Millions of people use over-the-counter (OTC) products to relieve symptoms of cold, flu, and allergy, including nasal stuffiness and congestion, sneezing, runny noses, sore throat, and cough. The common causes of these symptoms include the viruses that cause the common cold, influenza virus, allergic rhinitis (hay fever), and sinus infections (sinusitis). Viral infections can also cause headache, body aches, fatigue, and sometimes fever. Hay fever symptoms can also include itchy eyes, nose, and throat, and watery eyes.

To benefit from OTC products for cold, flu, and allergy, it is important to understand (1) the condition causing the symptoms, (2) the predominant symptom(s) one wishes to relieve, and (3) the active ingredient(s) in the product. Some OTC products contain a single active ingredient medication to relieve one symptom. Many others contain a combination of two, three, and even four active ingredient medications to treat several symptoms at once. Selecting the right product can be difficult at times.

Here we have categorized products for cold/flu/allergy according to the predominant symptoms they relieve:

Since cold and flu sufferers usually experience several symptoms, products containing medication combinations provide convenience. Therefore, you may need to take only one product as compared with two to four products. You also may need to stock fewer items in the medicine cabinet. Nevertheless, it is preferable to take products that contain only those medications you need for relieving the symptoms that are present, and you may not need products designed to relieve multiple symptoms at once. This prevents the ingestion of unnecessary medications and reduces the chances of side effects. It is also easier to adjust the dose of a single ingredient medicine to maximize relief of a predominant symptom and minimize side effects.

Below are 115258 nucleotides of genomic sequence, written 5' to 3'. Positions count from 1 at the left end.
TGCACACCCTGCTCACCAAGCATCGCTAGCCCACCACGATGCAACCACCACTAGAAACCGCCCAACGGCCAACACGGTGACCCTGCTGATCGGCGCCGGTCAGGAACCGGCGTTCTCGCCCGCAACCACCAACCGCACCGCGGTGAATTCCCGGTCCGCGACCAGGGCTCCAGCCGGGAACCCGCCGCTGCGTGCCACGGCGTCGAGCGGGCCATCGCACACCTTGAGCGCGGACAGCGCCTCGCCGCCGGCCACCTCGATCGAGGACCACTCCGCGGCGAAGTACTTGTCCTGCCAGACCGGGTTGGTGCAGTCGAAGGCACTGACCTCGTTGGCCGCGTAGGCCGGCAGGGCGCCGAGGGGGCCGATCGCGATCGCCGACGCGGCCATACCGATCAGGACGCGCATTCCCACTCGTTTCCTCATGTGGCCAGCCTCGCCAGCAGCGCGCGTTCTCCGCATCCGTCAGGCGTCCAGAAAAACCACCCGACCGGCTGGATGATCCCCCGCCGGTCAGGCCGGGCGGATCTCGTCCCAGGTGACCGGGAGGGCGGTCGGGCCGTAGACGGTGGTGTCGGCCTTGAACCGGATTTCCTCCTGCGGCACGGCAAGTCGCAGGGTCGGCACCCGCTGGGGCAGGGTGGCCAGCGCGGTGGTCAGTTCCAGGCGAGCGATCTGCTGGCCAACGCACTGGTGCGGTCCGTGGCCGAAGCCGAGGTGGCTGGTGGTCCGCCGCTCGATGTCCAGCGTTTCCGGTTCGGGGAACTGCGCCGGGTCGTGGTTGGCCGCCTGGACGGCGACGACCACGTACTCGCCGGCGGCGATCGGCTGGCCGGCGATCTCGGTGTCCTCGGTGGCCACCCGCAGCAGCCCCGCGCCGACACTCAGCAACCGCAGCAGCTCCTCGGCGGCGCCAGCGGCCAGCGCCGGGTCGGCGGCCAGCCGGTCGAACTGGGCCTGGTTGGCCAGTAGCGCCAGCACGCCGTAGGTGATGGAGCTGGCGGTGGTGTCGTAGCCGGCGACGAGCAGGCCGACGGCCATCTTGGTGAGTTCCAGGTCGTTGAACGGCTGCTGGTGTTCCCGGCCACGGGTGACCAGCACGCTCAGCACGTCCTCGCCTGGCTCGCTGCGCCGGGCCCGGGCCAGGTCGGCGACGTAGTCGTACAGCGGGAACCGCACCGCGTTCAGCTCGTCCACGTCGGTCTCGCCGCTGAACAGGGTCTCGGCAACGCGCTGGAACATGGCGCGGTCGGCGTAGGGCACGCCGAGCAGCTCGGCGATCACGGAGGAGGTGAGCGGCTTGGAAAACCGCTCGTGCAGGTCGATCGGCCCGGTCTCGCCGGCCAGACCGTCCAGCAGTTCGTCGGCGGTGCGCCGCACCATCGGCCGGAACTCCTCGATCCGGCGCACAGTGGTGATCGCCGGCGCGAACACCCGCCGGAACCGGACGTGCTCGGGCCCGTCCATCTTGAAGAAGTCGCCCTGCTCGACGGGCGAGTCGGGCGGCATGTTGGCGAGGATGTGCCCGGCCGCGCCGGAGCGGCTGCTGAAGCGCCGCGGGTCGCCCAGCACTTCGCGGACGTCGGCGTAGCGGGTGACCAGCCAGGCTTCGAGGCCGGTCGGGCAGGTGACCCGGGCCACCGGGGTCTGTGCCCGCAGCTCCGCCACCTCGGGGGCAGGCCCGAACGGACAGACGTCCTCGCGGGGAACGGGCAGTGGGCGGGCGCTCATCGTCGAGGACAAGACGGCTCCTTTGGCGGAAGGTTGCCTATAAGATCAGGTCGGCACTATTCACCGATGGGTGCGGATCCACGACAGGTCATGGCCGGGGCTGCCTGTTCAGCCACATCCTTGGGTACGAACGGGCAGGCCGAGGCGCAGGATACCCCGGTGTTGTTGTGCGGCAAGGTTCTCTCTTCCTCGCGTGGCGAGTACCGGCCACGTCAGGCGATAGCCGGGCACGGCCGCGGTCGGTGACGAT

What are the differences between allergy, cold, and flu symptoms?

While colds, the flu, and allergies may produce some similar symptoms, they are different conditions. Colds and flu are both viral illnesses that cause sore throat, muscle aches, cough, sneezing, and runny nose. In general, flu, or influenza, produces more severe symptoms than the common cold and is commonly associated with fever (which may be high), body aches, and headache. Nausea, vomiting, and diarrhea can also accompany the flu. Colds are more likely to produce a low-grade fever, if fever is present. Sometimes it is difficult to distinguish a common cold from the flu. Allergies, particularly hay fever or seasonal allergic rhinitis, can produce runny nose, watery, itchy eyes, and sneezing. Allergies usually do not cause fever, muscle aches, or nausea and vomiting.

What are the different types of medications for headaches, body aches, fever, and flu-like symptoms?

Medications that reduce pain (analgesics) and fever (antipyretics) are used to relieve headaches, body aches, and fever. The three classes of analgesics/antipyretics that are available OTC are aspirin, acetaminophen, and nonsteroidal anti-inflammatory drugs (NSAIDs).

Some OTC products contain an analgesic/antipyretic as a single ingredient. Others combine an analgesic/antipyretic with a nasal decongestant, an antihistamine, or a cough suppressant. Products listed in the headaches, body aches, fever, and flu-like symptoms category contain an analgesic/antipyretic either alone or in combination with other ingredient(s) to treat cold/flu/allergy symptoms. Examples of products in the headaches, body aches, fever, and flu-like symptoms category include the following. Note that the products described in this article refer to brand name preparations. Less expensive, generic, over-the-counter medications are available that contain the same active ingredients as many if not all of these products.